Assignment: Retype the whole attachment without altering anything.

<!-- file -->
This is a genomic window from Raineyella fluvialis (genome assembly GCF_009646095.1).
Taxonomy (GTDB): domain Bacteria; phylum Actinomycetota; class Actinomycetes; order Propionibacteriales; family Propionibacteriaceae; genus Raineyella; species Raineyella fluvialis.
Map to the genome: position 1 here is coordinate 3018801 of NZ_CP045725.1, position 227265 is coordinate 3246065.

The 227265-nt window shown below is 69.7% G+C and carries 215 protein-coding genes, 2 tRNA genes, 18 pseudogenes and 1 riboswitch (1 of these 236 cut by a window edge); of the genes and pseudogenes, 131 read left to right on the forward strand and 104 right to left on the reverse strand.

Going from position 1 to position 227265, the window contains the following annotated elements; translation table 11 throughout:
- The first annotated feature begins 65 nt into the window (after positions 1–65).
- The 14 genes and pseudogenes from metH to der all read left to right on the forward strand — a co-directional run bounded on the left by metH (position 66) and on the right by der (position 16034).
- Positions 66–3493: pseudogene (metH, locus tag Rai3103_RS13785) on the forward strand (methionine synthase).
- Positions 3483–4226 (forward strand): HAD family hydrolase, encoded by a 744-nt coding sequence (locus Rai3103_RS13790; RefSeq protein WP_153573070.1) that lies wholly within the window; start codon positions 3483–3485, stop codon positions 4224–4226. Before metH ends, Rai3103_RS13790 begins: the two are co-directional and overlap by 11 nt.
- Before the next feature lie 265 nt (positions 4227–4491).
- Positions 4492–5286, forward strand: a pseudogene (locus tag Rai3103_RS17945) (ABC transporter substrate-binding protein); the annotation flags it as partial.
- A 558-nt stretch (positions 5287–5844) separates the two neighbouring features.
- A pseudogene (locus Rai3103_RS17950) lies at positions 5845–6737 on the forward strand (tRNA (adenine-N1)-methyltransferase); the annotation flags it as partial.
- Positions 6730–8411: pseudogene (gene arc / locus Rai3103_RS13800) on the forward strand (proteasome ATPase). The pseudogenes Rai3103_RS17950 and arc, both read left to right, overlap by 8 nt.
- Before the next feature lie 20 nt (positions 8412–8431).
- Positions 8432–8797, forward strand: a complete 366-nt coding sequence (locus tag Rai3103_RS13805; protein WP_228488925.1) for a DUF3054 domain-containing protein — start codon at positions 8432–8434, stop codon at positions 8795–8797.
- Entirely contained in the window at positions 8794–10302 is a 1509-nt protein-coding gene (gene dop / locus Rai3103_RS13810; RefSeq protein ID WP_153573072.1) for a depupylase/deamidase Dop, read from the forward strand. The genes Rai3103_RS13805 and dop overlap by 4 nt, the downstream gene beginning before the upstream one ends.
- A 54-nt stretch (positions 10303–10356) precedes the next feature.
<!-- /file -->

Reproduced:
This is a genomic window from Raineyella fluvialis (genome assembly GCF_009646095.1).
Taxonomy (GTDB): domain Bacteria; phylum Actinomycetota; class Actinomycetes; order Propionibacteriales; family Propionibacteriaceae; genus Raineyella; species Raineyella fluvialis.
Map to the genome: position 1 here is coordinate 3018801 of NZ_CP045725.1, position 227265 is coordinate 3246065.

The 227265-nt window shown below is 69.7% G+C and carries 215 protein-coding genes, 2 tRNA genes, 18 pseudogenes and 1 riboswitch (1 of these 236 cut by a window edge); of the genes and pseudogenes, 131 read left to right on the forward strand and 104 right to left on the reverse strand.

Going from position 1 to position 227265, the window contains the following annotated elements; translation table 11 throughout:
- The first annotated feature begins 65 nt into the window (after positions 1–65).
- The 14 genes and pseudogenes from metH to der all read left to right on the forward strand — a co-directional run bounded on the left by metH (position 66) and on the right by der (position 16034).
- Positions 66–3493: pseudogene (metH, locus tag Rai3103_RS13785) on the forward strand (methionine synthase).
- Positions 3483–4226 (forward strand): HAD family hydrolase, encoded by a 744-nt coding sequence (locus Rai3103_RS13790; RefSeq protein WP_153573070.1) that lies wholly within the window; start codon positions 3483–3485, stop codon positions 4224–4226. Before metH ends, Rai3103_RS13790 begins: the two are co-directional and overlap by 11 nt.
- Before the next feature lie 265 nt (positions 4227–4491).
- Positions 4492–5286, forward strand: a pseudogene (locus tag Rai3103_RS17945) (ABC transporter substrate-binding protein); the annotation flags it as partial.
- A 558-nt stretch (positions 5287–5844) separates the two neighbouring features.
- A pseudogene (locus Rai3103_RS17950) lies at positions 5845–6737 on the forward strand (tRNA (adenine-N1)-methyltransferase); the annotation flags it as partial.
- Positions 6730–8411: pseudogene (gene arc / locus Rai3103_RS13800) on the forward strand (proteasome ATPase). The pseudogenes Rai3103_RS17950 and arc, both read left to right, overlap by 8 nt.
- Before the next feature lie 20 nt (positions 8412–8431).
- Positions 8432–8797, forward strand: a complete 366-nt coding sequence (locus tag Rai3103_RS13805; protein WP_228488925.1) for a DUF3054 domain-containing protein — start codon at positions 8432–8434, stop codon at positions 8795–8797.
- Entirely contained in the window at positions 8794–10302 is a 1509-nt protein-coding gene (gene dop / locus Rai3103_RS13810; RefSeq protein ID WP_153573072.1) for a depupylase/deamidase Dop, read from the forward strand. The genes Rai3103_RS13805 and dop overlap by 4 nt, the downstream gene beginning before the upstream one ends.
- A 54-nt stretch (positions 10303–10356) precedes the next feature.